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PSNet: Patient Safety Network
Journal Article

Methicillin-resistant Staphylococcus aureus central line–associated bloodstream infections in US intensive care units, 1997-2007.

Burton DC, Edwards JR, Horan TC, et al. JAMA. 2009;301:727-36.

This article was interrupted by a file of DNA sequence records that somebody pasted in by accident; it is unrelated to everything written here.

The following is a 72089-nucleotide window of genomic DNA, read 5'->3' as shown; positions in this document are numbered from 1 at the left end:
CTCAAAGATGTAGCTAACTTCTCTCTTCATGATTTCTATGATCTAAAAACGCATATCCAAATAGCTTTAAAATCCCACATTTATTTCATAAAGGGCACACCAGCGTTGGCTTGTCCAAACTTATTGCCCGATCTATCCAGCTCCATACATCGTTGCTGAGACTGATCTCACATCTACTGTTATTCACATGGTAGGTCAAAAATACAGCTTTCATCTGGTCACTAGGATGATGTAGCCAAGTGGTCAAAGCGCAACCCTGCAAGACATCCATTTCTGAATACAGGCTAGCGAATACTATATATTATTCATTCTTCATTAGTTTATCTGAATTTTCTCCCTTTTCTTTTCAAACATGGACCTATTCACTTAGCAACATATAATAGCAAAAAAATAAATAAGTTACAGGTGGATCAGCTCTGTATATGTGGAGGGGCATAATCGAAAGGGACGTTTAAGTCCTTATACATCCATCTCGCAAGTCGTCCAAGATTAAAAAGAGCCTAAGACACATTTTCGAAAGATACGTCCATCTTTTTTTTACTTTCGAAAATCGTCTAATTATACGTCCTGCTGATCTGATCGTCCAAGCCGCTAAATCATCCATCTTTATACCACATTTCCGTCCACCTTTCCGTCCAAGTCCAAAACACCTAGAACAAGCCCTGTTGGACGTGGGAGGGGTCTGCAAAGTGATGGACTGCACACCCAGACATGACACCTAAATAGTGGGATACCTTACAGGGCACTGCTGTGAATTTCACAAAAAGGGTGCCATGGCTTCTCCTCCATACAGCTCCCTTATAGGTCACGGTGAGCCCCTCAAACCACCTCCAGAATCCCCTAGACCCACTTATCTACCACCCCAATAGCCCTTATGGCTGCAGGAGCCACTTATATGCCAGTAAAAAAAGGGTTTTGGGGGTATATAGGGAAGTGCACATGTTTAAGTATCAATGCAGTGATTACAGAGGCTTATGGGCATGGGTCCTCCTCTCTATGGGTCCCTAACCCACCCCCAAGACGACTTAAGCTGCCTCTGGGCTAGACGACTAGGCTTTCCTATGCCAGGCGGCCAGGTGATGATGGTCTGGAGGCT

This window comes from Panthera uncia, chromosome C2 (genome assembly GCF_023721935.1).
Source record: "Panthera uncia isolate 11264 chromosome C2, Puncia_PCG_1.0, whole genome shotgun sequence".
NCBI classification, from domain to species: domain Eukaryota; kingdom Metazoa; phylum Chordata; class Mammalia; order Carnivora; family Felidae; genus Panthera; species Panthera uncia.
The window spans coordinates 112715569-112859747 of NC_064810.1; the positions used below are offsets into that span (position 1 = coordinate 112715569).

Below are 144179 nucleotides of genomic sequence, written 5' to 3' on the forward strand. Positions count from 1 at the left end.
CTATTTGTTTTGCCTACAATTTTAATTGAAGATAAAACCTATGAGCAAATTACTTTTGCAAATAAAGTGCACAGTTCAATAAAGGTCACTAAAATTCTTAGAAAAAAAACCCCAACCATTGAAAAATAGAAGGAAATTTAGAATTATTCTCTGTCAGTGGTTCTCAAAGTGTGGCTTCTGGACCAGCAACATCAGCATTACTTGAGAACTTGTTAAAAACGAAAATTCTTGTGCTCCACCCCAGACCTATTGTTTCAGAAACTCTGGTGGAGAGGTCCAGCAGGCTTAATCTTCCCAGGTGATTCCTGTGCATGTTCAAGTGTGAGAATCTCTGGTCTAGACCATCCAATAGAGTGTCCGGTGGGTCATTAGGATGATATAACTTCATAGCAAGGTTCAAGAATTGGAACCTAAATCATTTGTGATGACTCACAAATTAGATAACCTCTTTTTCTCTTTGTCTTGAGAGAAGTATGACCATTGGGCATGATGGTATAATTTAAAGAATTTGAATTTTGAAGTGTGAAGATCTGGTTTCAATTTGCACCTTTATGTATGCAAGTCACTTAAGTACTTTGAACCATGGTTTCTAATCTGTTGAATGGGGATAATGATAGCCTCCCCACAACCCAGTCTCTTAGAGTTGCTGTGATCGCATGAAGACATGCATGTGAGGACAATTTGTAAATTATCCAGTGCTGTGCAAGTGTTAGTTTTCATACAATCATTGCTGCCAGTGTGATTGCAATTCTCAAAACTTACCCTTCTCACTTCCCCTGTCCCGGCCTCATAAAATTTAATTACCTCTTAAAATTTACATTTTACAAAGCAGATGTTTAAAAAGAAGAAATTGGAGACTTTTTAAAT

Methicillin-resistant Staphylococcus aureus (MRSA) causes a significant proportion of dangerous hospital-acquired infections (HAIs), and as a result, influential organizations have recommended that hospitals specifically target MRSA colonization and infection in order to improve patient safety. This analysis of data from the Centers for Disease Control's National Healthcare Safety Network found that the overall incidence of one common HAI, catheter-related bloodstream infection (CRBSI), declined significantly over the past decade. Moreover, the incidence of CRBSI due to MRSA dropped nearly 50%. An accompanying editorial acknowledges that the drop in MRSA infections may be more due to success in combating CRBSI in general, and not due to practices targeting MRSA infections specifically.